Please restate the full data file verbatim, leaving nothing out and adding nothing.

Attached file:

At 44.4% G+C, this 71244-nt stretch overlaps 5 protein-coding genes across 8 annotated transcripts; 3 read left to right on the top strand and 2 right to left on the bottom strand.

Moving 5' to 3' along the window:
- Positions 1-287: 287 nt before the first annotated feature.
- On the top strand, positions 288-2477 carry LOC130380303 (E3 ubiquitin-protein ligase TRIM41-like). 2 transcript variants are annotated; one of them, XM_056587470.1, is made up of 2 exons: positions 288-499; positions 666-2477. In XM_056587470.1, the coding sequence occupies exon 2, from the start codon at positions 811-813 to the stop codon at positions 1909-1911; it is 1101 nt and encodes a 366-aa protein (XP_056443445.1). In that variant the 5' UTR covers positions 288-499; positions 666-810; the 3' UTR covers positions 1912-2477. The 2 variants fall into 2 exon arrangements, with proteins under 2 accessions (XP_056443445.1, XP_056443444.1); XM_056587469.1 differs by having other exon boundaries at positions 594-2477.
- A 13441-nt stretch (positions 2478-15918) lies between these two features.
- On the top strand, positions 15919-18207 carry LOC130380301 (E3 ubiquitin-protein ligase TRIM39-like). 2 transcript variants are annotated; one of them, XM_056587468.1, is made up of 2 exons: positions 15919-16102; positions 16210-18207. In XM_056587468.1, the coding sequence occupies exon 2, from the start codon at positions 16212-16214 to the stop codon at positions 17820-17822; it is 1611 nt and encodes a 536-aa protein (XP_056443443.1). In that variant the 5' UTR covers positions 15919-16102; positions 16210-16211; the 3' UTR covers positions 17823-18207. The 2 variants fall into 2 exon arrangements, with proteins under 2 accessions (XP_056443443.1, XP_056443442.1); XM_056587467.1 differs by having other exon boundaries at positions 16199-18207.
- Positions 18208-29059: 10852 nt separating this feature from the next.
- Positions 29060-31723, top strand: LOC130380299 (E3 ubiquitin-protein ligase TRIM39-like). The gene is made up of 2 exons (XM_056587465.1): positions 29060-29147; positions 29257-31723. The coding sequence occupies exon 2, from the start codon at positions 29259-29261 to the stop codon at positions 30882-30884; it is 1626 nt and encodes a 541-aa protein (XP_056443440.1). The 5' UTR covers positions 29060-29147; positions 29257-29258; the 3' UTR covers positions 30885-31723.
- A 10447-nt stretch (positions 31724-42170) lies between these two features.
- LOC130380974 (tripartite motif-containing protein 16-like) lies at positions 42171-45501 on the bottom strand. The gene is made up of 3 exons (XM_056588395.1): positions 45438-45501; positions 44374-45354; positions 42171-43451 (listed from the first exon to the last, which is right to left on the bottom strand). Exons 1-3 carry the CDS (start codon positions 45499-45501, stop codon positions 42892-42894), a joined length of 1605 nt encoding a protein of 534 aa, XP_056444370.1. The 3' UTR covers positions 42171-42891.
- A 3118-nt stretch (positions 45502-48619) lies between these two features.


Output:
At 44.4% G+C, this 71244-nt stretch overlaps 5 protein-coding genes across 8 annotated transcripts; 3 read left to right on the top strand and 2 right to left on the bottom strand.

Moving 5' to 3' along the window:
- Positions 1-287: 287 nt before the first annotated feature.
- On the top strand, positions 288-2477 carry LOC130380303 (E3 ubiquitin-protein ligase TRIM41-like). 2 transcript variants are annotated; one of them, XM_056587470.1, is made up of 2 exons: positions 288-499; positions 666-2477. In XM_056587470.1, the coding sequence occupies exon 2, from the start codon at positions 811-813 to the stop codon at positions 1909-1911; it is 1101 nt and encodes a 366-aa protein (XP_056443445.1). In that variant the 5' UTR covers positions 288-499; positions 666-810; the 3' UTR covers positions 1912-2477. The 2 variants fall into 2 exon arrangements, with proteins under 2 accessions (XP_056443445.1, XP_056443444.1); XM_056587469.1 differs by having other exon boundaries at positions 594-2477.
- A 13441-nt stretch (positions 2478-15918) lies between these two features.
- On the top strand, positions 15919-18207 carry LOC130380301 (E3 ubiquitin-protein ligase TRIM39-like). 2 transcript variants are annotated; one of them, XM_056587468.1, is made up of 2 exons: positions 15919-16102; positions 16210-18207. In XM_056587468.1, the coding sequence occupies exon 2, from the start codon at positions 16212-16214 to the stop codon at positions 17820-17822; it is 1611 nt and encodes a 536-aa protein (XP_056443443.1). In that variant the 5' UTR covers positions 15919-16102; positions 16210-16211; the 3' UTR covers positions 17823-18207. The 2 variants fall into 2 exon arrangements, with proteins under 2 accessions (XP_056443443.1, XP_056443442.1); XM_056587467.1 differs by having other exon boundaries at positions 16199-18207.
- Positions 18208-29059: 10852 nt separating this feature from the next.
- Positions 29060-31723, top strand: LOC130380299 (E3 ubiquitin-protein ligase TRIM39-like). The gene is made up of 2 exons (XM_056587465.1): positions 29060-29147; positions 29257-31723. The coding sequence occupies exon 2, from the start codon at positions 29259-29261 to the stop codon at positions 30882-30884; it is 1626 nt and encodes a 541-aa protein (XP_056443440.1). The 5' UTR covers positions 29060-29147; positions 29257-29258; the 3' UTR covers positions 30885-31723.
- A 10447-nt stretch (positions 31724-42170) lies between these two features.
- LOC130380974 (tripartite motif-containing protein 16-like) lies at positions 42171-45501 on the bottom strand. The gene is made up of 3 exons (XM_056588395.1): positions 45438-45501; positions 44374-45354; positions 42171-43451 (listed from the first exon to the last, which is right to left on the bottom strand). Exons 1-3 carry the CDS (start codon positions 45499-45501, stop codon positions 42892-42894), a joined length of 1605 nt encoding a protein of 534 aa, XP_056444370.1. The 3' UTR covers positions 42171-42891.
- A 3118-nt stretch (positions 45502-48619) lies between these two features.